According to the statement, sixty years after the arrival of the US Agency for International Development (USAID) in Liberia, 19 years after the end of the civil war crisis, and seven years after the eradication of Ebola, US taxpayers contribute over $110 million per year in foreign assistance to the country.

Expressing concern in an apparent dissatisfaction, the Ambassador said: “How would Liberia’s first statesman feel to know that his country’s top ally was compelled to sanction members of Liberia’s government just to preserve rule of law and the democracy he helped establish”?

The US envoy frowned at Monrovia’s squalor, claiming that as a Peace Corps volunteer in West African villages (without power or running water), residents were well-coordinated in keeping their villages clean. Each household would sweep inside and outside and dispose of debris first thing every morning, he said, taking advantage of the cool, early morning light. Villagers then worked with the local government to deliver rubbish to a designated dump on a daily basis, he claimed.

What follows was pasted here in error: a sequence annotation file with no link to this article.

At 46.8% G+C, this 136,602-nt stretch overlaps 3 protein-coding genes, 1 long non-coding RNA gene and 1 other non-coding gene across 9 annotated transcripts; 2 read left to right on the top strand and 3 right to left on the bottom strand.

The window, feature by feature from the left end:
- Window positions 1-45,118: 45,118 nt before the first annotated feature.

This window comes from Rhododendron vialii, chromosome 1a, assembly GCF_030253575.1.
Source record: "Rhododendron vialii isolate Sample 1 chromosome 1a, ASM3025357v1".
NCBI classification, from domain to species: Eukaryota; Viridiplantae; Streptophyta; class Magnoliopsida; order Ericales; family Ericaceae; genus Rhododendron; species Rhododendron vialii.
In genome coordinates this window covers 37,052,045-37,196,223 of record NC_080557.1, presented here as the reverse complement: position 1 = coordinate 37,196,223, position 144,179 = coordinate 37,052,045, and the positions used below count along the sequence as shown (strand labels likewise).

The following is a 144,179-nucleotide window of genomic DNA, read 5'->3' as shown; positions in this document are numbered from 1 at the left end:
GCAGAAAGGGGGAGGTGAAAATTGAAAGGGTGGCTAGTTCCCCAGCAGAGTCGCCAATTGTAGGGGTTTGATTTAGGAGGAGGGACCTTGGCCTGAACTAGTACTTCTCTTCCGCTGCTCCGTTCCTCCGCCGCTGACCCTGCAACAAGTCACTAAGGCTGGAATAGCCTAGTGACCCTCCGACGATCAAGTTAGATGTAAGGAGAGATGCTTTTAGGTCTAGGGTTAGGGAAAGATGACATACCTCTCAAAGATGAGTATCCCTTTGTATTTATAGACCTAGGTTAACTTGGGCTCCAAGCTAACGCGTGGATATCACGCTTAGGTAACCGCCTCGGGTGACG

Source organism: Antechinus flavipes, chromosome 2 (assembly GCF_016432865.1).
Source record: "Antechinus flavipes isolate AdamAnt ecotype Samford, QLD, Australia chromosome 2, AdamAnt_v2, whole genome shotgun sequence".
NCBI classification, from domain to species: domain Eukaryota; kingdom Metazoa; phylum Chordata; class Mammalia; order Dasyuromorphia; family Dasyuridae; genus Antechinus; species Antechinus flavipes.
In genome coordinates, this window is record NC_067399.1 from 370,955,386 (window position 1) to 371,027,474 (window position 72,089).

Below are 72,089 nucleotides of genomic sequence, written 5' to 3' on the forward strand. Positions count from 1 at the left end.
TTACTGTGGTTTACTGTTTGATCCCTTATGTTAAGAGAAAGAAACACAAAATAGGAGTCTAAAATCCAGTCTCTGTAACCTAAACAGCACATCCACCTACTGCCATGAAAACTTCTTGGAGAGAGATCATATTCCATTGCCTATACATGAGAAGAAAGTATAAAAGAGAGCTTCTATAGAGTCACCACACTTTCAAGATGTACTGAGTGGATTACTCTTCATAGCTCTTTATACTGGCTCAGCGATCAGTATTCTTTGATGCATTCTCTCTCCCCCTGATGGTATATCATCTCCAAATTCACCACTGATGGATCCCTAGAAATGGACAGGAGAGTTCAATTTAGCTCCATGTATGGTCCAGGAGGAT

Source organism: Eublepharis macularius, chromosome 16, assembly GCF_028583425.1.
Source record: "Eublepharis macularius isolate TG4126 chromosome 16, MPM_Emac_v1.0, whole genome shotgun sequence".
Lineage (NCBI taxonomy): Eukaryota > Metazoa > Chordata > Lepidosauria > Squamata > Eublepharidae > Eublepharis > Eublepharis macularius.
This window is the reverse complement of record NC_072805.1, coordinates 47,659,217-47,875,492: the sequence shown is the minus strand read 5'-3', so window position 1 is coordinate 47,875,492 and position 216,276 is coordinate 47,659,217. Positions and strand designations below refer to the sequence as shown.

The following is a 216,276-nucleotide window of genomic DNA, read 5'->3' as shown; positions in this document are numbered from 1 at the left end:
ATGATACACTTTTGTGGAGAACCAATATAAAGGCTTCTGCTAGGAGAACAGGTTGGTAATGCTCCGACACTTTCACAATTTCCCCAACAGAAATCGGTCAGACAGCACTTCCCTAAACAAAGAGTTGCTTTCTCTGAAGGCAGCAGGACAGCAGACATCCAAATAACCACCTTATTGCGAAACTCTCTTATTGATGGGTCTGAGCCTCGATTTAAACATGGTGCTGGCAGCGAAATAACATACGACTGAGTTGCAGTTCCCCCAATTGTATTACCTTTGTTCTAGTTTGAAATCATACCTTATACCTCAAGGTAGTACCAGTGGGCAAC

He claims, however, that the state of cleanliness in Monrovia, which is more developed and has a much wealthier population, does not compare.

The Ambassador said he was surprised at the words of city leadership on Monrovia Day when a senior official lamented that unlike his previous three years in office, “no donor or external partner is funding the recurrent cost of solid waste collection and disposal,” implying that he was abandoned by the international community.

 “Is there a more basic local government responsibility than the collection and proper disposal of garbage? Would Liberia’s first president have imagined that, 175 years after independence, foreigners should be held responsible for the removal of garbage in his capital city?”